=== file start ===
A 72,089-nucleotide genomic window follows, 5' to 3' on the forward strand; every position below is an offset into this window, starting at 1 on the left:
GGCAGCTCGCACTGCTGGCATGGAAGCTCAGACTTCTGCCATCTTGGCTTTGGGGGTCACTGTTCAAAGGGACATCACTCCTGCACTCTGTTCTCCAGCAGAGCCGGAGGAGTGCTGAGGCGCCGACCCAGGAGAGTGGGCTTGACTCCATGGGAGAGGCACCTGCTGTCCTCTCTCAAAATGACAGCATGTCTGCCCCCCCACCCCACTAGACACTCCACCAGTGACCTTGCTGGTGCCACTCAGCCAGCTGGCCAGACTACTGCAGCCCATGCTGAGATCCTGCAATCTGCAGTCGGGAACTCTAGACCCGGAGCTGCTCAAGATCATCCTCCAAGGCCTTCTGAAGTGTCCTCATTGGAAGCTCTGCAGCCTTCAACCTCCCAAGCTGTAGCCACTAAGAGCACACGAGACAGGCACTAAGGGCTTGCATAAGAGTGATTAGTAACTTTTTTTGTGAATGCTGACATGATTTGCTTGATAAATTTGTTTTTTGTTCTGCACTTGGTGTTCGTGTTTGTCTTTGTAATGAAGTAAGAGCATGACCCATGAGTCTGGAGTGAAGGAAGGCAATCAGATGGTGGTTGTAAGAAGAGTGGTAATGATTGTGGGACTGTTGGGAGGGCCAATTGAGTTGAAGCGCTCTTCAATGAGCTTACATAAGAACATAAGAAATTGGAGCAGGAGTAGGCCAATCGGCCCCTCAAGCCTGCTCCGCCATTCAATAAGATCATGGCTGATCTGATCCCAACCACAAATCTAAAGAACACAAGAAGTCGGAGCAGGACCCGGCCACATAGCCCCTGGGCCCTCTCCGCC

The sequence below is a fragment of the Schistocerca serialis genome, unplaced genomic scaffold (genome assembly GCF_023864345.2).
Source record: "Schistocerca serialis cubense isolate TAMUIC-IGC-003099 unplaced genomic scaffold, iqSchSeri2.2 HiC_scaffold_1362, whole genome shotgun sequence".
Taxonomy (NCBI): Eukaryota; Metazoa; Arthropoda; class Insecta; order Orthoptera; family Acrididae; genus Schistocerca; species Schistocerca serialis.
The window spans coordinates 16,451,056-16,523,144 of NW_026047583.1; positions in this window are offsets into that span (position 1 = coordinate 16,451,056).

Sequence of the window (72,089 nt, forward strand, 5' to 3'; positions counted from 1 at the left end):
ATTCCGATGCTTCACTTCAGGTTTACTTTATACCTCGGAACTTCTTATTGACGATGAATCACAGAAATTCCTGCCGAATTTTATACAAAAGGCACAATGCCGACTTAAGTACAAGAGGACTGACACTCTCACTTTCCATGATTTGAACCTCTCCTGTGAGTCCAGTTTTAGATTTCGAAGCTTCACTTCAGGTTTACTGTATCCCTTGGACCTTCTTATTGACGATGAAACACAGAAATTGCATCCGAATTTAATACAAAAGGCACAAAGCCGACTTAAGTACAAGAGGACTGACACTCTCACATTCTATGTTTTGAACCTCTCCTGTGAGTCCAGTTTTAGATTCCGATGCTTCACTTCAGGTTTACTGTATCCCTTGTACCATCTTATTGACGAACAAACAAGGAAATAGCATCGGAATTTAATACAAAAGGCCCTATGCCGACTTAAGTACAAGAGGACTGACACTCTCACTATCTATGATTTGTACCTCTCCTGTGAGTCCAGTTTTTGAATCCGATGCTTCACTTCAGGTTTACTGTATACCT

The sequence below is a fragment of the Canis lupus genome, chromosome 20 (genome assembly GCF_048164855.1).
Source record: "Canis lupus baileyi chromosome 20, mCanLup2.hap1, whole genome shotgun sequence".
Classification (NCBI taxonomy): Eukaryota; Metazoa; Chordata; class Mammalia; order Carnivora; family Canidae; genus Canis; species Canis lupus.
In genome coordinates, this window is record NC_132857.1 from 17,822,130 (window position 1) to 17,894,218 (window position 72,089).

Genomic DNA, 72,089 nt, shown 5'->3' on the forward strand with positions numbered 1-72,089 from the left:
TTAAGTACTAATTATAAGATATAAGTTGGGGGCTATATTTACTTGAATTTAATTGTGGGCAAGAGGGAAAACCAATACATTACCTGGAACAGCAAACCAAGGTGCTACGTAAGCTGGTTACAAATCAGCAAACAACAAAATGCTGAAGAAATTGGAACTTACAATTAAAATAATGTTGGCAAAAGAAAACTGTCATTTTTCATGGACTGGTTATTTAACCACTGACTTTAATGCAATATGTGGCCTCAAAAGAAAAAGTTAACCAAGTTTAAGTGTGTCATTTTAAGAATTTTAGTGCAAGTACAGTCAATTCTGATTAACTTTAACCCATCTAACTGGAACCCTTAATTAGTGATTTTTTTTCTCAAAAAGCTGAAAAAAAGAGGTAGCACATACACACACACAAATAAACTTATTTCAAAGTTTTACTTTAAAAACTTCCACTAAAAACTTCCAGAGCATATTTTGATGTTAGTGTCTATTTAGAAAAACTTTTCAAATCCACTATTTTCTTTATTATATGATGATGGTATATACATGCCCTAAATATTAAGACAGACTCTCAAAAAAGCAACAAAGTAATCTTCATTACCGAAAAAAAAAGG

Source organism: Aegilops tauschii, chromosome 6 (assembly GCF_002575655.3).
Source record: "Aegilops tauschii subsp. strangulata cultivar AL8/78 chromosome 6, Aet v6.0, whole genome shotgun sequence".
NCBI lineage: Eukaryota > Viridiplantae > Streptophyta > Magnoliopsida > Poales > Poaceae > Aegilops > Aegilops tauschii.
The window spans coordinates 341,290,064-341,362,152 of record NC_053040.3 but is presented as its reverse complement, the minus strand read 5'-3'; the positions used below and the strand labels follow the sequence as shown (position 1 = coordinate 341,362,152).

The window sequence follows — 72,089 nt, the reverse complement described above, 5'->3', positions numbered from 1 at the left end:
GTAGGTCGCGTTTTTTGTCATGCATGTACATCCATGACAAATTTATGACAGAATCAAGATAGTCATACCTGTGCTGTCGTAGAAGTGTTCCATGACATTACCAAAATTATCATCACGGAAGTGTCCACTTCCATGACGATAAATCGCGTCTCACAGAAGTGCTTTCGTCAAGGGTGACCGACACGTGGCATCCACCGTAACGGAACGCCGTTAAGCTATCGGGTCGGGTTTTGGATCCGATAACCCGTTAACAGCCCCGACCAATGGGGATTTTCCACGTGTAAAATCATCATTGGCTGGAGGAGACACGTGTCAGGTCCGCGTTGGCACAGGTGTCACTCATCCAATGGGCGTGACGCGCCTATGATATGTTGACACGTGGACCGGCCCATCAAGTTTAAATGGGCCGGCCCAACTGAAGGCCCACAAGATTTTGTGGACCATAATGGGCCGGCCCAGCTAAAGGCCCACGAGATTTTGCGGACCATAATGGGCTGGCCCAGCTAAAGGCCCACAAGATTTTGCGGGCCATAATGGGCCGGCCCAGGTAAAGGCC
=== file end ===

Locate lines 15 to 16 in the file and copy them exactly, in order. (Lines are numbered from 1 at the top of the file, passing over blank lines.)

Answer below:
Source organism: Aegilops tauschii, chromosome 6 (assembly GCF_002575655.3).
Source record: "Aegilops tauschii subsp. strangulata cultivar AL8/78 chromosome 6, Aet v6.0, whole genome shotgun sequence".